My Story Starts with Adoption

Date: January 7, 2022 Author: Sherri Kinch Categories: Adoptees | Adoption Awareness Month | Adoption Support
Back

My story starts with adoption . 

My life started because of a 16 year old girl and an 18 year old boy.  That 16 year old girl was told that she could not keep her baby and I have no idea if that 18 year old boy ever knew he was going to be a father. 

That young girl was sent to a home for unwed mothers for the duration of her pregnancy.  Once she gave birth I was placed in a foster home.  I have a letter from my foster mother to my adopted mother explaining my routine and describing me as a happy baby. 

I was adopted at 3 months and went to live in a new home.  I am sure that this was a lot for a baby to process.  Some people think that babies don’t remember.  I am not so sure.  

As I grew up I was told that I was lucky, that I was special, that I was chosen.  I grew up believing that I needed to be grateful.  And I was grateful, but how did that impact me?  And why did I always feel like something was missing? 

I thought my life was pretty normal.  My parents divorced when I was 11, sadly that seems normal.  I went to university, became an accountant, got married, got divorced … all fairly normal.  It wasn’t until I started to process my feelings after the divorce did I start to understand the role that adoption played in my life. 

I was introduced to the book Seven Core Issues in Adoption and Permanency.  I opened the book and read the first sentence “every adoption starts with trauma”.  I closed the book and cried.  I didn’t cry, I sobbed.  I sobbed for all that I had lost and all that had been missing.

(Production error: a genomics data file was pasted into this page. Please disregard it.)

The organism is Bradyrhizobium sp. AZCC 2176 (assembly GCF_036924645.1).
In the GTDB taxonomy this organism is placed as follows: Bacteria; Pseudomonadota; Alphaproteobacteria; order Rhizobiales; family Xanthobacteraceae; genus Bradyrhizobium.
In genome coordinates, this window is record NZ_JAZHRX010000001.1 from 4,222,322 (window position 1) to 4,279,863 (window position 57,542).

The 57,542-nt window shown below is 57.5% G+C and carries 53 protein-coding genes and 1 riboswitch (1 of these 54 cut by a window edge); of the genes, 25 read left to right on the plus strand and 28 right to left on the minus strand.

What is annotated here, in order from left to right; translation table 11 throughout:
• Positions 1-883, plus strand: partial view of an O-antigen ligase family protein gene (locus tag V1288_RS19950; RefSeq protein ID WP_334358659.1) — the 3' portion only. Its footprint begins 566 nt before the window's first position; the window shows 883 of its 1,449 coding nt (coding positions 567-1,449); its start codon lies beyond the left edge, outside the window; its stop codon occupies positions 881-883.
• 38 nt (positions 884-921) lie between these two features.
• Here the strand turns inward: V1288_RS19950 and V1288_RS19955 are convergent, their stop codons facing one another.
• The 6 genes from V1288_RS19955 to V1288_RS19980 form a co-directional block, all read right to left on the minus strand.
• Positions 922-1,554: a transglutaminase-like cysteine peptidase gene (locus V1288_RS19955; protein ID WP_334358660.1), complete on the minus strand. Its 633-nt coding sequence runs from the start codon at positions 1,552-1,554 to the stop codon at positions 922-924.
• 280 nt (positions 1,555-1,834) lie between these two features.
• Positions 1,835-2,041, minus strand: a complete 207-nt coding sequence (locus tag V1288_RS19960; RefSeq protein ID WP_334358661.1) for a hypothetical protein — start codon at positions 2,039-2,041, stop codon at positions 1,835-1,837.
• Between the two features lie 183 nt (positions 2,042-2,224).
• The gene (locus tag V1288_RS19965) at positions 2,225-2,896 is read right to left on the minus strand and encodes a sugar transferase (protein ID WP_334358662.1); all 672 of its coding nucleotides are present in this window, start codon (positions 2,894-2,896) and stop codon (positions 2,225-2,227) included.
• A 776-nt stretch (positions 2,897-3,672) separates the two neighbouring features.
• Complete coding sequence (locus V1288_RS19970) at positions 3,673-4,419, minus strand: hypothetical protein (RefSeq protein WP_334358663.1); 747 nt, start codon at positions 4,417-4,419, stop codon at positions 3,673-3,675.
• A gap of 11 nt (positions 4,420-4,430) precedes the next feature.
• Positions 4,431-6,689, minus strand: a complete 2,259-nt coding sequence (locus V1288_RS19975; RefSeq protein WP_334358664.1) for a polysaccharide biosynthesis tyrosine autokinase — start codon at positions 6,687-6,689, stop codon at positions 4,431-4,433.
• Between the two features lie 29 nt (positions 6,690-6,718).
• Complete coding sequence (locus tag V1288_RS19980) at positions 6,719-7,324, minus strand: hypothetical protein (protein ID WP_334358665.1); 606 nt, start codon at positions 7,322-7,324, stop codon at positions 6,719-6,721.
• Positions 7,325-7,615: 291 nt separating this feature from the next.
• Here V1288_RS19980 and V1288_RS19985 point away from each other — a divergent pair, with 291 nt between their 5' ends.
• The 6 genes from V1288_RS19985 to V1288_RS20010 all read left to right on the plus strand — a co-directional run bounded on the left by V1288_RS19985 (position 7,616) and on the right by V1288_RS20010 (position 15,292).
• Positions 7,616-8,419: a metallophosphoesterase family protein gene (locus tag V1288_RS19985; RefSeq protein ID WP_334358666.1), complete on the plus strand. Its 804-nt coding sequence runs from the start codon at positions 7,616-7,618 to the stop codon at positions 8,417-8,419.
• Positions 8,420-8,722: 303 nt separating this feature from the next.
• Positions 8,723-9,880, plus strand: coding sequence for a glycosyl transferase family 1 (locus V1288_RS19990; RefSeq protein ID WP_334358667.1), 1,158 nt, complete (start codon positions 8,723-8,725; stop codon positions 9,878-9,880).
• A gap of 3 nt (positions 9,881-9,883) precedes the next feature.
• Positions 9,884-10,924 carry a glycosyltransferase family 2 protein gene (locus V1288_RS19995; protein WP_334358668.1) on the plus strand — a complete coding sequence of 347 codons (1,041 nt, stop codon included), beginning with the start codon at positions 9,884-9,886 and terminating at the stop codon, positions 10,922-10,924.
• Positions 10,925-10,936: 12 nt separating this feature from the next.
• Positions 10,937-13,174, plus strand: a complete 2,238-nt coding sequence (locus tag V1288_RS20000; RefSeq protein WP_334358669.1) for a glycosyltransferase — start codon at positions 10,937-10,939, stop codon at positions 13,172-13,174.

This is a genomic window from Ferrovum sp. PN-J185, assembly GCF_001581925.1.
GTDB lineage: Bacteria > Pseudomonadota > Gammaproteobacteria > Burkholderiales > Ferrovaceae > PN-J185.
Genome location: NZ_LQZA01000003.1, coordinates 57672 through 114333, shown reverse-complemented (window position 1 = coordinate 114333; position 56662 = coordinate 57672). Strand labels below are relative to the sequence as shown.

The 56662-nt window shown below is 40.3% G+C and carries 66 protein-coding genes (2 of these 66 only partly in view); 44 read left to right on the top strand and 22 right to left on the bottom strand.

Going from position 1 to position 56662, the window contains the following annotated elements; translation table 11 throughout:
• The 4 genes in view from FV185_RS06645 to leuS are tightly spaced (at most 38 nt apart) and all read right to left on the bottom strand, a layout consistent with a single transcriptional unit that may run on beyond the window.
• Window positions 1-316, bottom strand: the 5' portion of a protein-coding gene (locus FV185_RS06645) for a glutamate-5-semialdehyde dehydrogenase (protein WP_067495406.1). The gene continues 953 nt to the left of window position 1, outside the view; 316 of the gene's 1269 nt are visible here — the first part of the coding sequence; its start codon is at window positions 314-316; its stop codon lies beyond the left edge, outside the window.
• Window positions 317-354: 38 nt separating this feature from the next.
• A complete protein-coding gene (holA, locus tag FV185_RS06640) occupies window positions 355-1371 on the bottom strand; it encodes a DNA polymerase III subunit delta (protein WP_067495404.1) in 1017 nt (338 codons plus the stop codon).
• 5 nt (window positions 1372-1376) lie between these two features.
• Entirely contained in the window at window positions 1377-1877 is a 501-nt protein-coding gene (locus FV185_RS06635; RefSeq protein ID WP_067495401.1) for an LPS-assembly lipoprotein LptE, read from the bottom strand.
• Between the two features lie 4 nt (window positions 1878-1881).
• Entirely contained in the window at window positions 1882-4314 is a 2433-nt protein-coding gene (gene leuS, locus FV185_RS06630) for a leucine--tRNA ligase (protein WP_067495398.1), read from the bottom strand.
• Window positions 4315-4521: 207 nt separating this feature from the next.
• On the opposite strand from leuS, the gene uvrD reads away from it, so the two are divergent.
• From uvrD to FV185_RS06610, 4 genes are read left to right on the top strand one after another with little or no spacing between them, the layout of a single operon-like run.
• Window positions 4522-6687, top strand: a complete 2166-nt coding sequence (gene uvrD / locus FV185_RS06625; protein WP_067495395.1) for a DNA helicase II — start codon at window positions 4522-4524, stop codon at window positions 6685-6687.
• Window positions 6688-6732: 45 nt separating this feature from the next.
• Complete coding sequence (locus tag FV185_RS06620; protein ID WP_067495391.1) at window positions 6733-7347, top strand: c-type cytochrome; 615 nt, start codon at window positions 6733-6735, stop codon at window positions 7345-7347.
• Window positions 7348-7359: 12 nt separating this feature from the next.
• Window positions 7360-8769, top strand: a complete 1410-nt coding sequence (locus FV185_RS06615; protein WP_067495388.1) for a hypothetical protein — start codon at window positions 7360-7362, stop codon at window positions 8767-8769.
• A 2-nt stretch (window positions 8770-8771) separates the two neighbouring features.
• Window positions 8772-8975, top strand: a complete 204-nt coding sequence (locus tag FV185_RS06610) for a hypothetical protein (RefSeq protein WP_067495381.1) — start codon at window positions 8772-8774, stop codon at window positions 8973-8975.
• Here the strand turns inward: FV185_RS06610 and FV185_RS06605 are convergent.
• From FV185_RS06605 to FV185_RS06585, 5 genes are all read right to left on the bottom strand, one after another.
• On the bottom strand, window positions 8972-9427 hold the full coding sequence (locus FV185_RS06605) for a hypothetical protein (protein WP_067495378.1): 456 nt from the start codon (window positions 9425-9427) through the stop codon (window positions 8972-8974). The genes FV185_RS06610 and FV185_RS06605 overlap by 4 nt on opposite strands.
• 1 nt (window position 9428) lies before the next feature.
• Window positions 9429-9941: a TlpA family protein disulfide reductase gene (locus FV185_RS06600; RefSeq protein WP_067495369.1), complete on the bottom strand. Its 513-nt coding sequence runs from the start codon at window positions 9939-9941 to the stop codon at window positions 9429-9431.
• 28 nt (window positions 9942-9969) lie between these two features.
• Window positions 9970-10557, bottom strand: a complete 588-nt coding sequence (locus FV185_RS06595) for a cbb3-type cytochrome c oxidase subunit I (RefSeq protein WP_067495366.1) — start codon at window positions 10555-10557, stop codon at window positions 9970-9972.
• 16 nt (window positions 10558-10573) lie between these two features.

At 48 years old I was just starting to understand the big role that adoption has played in my life. 

I am taking a Positive Intelligence course and I have come to realize that I am a hyper-achiever.  The course describes a hyper achiever as someone who is competitive, image and status conscious, good at covering up insecurities and showing a positive image.  Goal oriented and workaholic streaks.  Can keep people at a safe distance.  They state that it is easy for children to get the sense that they are loved in return for achieving, obeying the rules, having good manners, etc, rather than unconditionally.   

That is me!  If I was good they would love me.  If I was the best people would want me, I would fit in.  

How has this impacted my relationships? 

Being a hyper achiever is hard work.  In fact, it is exhausting.  I put a lot of pressure on myself and others in my life.  All my life I have had an image of perfection and as I age I am learning that image just doesn’t exist. 

I have always had a hard time asking for help.  I have always felt that I have to do everything on my own.  I grew up believing if I work hard enough I can do anything.  And I can, but it makes life pretty lonely.  This attitude makes people think that they aren’t good enough, I don’t trust them so why should they trust me? 

No matter how hard I tried or how perfect I wanted to become I never felt like I fit in.  I felt like an outsider with my family and friends.  It wasn’t until I found the wonderful people in the Adoption Council of Ontario (ACO) galaxy that I started to understand why I felt this way.  I found people who understood me and in fact shared a lot of the same experiences and feelings that I have had.  I know now that I am not alone and I can ask for help. 

I continue on this learning and growing journey.  Making small changes that will make my life and my relationships richer. 

Thank you ACO family and to all of the galaxy members for being there for me and for each other.  We are not alone! 

- Sherri